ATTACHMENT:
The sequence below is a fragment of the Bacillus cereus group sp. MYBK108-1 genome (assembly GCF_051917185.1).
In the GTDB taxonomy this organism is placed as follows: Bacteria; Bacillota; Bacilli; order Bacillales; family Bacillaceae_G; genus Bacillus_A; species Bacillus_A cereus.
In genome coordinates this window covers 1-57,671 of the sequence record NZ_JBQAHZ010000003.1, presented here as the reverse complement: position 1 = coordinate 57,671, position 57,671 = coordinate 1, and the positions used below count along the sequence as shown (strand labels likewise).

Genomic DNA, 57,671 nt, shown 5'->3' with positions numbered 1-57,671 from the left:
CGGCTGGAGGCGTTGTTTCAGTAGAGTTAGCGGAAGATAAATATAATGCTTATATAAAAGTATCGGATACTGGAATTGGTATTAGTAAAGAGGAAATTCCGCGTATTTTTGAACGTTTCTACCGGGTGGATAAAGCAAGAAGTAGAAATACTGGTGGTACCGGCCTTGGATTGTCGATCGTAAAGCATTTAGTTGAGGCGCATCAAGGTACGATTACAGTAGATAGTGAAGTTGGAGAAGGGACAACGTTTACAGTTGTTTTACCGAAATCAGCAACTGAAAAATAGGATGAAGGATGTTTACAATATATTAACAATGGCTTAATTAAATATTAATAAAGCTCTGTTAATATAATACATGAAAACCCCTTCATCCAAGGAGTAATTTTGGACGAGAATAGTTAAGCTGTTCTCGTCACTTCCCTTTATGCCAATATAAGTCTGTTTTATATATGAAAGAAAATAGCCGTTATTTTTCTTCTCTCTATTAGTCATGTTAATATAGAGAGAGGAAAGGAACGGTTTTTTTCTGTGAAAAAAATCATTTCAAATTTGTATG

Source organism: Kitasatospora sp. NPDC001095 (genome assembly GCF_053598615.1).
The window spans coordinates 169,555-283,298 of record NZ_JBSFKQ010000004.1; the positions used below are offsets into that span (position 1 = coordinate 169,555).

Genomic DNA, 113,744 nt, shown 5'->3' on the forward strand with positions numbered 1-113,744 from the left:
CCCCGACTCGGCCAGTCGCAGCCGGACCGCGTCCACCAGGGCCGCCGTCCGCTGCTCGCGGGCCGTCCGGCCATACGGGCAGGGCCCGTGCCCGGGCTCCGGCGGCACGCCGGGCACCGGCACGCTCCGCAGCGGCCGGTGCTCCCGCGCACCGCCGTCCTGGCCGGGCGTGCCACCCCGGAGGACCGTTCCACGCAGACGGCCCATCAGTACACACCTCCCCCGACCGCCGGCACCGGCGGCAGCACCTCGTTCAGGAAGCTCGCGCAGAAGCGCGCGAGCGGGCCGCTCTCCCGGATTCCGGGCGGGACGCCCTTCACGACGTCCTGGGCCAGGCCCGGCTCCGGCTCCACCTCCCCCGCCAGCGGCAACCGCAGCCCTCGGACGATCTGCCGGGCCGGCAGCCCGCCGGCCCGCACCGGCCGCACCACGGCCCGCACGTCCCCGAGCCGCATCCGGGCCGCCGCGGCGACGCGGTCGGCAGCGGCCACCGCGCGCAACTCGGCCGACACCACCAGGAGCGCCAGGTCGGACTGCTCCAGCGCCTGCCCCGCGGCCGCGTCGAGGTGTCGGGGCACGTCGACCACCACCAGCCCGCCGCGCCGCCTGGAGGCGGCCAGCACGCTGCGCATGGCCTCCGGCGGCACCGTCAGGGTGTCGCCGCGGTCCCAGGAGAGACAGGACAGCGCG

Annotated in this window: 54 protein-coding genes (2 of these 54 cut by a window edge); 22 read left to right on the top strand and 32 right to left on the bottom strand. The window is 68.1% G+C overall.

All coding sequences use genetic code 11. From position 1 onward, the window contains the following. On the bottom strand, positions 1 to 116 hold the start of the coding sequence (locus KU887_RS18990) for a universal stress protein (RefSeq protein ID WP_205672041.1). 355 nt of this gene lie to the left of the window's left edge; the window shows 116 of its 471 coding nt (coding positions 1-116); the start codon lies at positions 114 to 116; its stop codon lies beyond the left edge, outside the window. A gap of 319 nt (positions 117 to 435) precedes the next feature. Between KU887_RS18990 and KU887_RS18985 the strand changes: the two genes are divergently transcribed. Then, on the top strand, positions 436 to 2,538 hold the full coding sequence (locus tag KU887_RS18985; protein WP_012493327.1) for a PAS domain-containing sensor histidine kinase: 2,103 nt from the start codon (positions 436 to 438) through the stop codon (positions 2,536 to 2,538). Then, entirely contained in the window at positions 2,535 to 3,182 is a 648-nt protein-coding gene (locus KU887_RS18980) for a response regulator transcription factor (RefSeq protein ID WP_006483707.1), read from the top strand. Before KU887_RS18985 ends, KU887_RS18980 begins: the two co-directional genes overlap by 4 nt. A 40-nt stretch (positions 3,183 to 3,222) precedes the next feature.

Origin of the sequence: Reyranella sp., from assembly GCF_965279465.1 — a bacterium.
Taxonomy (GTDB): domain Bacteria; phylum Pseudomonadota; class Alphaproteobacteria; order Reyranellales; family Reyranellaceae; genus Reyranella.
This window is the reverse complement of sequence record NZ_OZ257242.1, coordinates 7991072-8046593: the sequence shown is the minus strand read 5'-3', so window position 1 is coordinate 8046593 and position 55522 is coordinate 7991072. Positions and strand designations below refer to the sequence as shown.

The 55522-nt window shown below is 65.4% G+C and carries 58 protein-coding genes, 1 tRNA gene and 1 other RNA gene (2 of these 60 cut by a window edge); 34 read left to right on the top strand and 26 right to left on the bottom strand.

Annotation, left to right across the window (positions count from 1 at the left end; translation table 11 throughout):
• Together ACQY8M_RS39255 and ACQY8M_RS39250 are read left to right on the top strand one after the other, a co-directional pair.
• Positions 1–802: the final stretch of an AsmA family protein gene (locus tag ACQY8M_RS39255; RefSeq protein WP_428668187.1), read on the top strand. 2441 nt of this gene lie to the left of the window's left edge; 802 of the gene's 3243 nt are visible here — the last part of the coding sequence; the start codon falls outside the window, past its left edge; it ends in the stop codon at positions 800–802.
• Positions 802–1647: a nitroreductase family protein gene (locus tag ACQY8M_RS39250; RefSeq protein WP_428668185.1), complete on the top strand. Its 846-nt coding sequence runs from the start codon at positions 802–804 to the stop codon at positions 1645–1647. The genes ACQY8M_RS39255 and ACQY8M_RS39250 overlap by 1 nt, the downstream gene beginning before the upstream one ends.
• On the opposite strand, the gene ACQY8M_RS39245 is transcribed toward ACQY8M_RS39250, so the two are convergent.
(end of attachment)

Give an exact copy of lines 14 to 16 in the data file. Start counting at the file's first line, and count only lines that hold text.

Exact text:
This window is the reverse complement of sequence record NZ_OZ257242.1, coordinates 7991072-8046593: the sequence shown is the minus strand read 5'-3', so window position 1 is coordinate 8046593 and position 55522 is coordinate 7991072. Positions and strand designations below refer to the sequence as shown.

The 55522-nt window shown below is 65.4% G+C and carries 58 protein-coding genes, 1 tRNA gene and 1 other RNA gene (2 of these 60 cut by a window edge); 34 read left to right on the top strand and 26 right to left on the bottom strand.

Annotation, left to right across the window (positions count from 1 at the left end; translation table 11 throughout):